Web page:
Rural Surgery Rotations and Diversity Program for Visiting Students | Department of Surgery

Rural surgery rotations

OHSU has a long-standing interest in training general surgeons to serve in rural communities. To that end, two rotations exist for senior-level residents to better prepare them for rural surgery. The first of these rotations was established in 2003 in Grants Pass, Oregon at the Asante Three Rivers Medical Center. Each year, two residents in their clinical fourth year have the opportunity to spend twelve months in Grants Pass, working with general surgeons and gaining exposure to a wide range of surgical disease, including general, vascular, urology, OB/GYN, and orthopedics cases. The Grants Pass community, with a population of 80,000, is located in Southern Oregon and provides residents with the experience of small town life and work as a rural surgeon. Residents continue to participate in educational activities via remote access to didactic lectures, and gain valuable operative experience, often accruing over 1,000 cases in one year.

In 2014, a second rotation was established in the coastal town of Coos Bay, Oregon. Based on the success of the Grants Pass rotation, and with growing resident interest in rural surgical training, two fourth-year residents rotate at the Bay Area Hospital for six-month rotations. Serving primarily the neighboring towns of Coos Bay and North Bend, with a joint population of 25,500, the hospital also serves as a referral center for the entire rural South Coast. At their time there, residents gain extensive exposure to general surgery, endoscopy, minimally invasive surgery, and other surgical subspecialties.

OHSU Diversity Program for Visiting Students

Full-time fourth year medical students are invited to apply for a sponsored four-week rotation with the Department of Surgery general residency program.

Applicants must express an interest in applying to the OHSU residency program and identify with at least one of the following: grew up in a rural community, are part of an underrepresented minority group, or have experienced significant disadvantage or adversity.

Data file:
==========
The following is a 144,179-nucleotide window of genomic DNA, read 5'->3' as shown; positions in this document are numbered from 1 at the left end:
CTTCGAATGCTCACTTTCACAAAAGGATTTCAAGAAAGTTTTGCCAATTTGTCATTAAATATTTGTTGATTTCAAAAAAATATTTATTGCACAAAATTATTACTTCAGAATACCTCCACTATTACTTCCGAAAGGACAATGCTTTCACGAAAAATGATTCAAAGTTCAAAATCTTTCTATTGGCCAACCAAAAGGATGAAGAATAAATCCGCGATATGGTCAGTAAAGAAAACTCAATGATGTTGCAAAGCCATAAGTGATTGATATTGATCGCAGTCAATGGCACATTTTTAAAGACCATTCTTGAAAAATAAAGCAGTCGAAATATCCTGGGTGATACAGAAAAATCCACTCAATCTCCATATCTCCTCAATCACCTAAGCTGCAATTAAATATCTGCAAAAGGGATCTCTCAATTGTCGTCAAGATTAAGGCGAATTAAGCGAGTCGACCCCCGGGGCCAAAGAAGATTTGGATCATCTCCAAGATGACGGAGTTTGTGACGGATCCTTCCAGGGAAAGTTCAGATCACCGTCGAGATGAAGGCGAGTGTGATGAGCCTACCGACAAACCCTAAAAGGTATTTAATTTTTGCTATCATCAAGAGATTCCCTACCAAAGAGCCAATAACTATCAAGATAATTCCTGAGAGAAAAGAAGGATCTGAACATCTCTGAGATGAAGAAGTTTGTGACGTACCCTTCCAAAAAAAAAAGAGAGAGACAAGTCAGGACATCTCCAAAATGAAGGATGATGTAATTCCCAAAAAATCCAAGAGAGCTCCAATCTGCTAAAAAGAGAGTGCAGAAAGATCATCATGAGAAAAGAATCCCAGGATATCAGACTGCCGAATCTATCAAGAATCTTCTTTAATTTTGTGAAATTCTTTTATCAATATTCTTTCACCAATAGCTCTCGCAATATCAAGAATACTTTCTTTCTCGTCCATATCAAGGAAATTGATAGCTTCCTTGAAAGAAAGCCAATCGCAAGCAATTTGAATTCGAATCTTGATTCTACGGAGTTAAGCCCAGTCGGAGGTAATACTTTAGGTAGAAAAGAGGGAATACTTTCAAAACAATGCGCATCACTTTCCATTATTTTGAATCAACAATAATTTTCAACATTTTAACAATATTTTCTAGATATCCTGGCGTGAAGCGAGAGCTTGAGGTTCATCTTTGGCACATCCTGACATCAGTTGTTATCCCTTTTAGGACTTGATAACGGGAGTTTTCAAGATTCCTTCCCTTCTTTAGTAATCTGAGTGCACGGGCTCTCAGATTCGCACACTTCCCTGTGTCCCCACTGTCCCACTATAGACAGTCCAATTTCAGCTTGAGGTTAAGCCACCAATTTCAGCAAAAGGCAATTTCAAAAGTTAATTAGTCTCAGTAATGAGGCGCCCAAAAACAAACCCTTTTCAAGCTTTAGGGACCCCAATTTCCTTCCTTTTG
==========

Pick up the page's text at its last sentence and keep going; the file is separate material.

• Enhance student awareness of opportunities in academic medicine at OHSU and in Portland
  • Increase the number of diverse students applying to OHSU’s Residency Programs
  • Provide mentoring and networking for diverse students


All participants will be assigned a faculty advisor/mentor and be offered opportunities to network with other OHSU housestaff and students.

Financial assistance

A stipend of $1,200 will be awarded to cover room and board and transportation during the rotation at OHSU.

  • Successful applicants must have demonstrated personal experience or interest in diversity, health disparities, or serving underrepresented populations.
  • Applicants should meet one of the following criteria: grew up in a rural community, are part of an underrepresented minority group, or have experienced significant disadvantage or adversity. 
  • The rotations are four weeks in duration and are available, space permitting, to full-time fourth-year students who are in good standing in an LCME-accredited U.S. medical school.

Interested applicants must apply through the Visiting Student Application Service (VSAS) and provide the following additional items:

  • Letter of Endorsement from related Core Clerkship Director, including details on the student’s qualifications for the Diversity Program
  • Student letter of intent as to his/her qualification and desires for participating in the Diversity Program
  • Demonstrated excellent to outstanding performance in the related third-year clerkship (exceptions considered)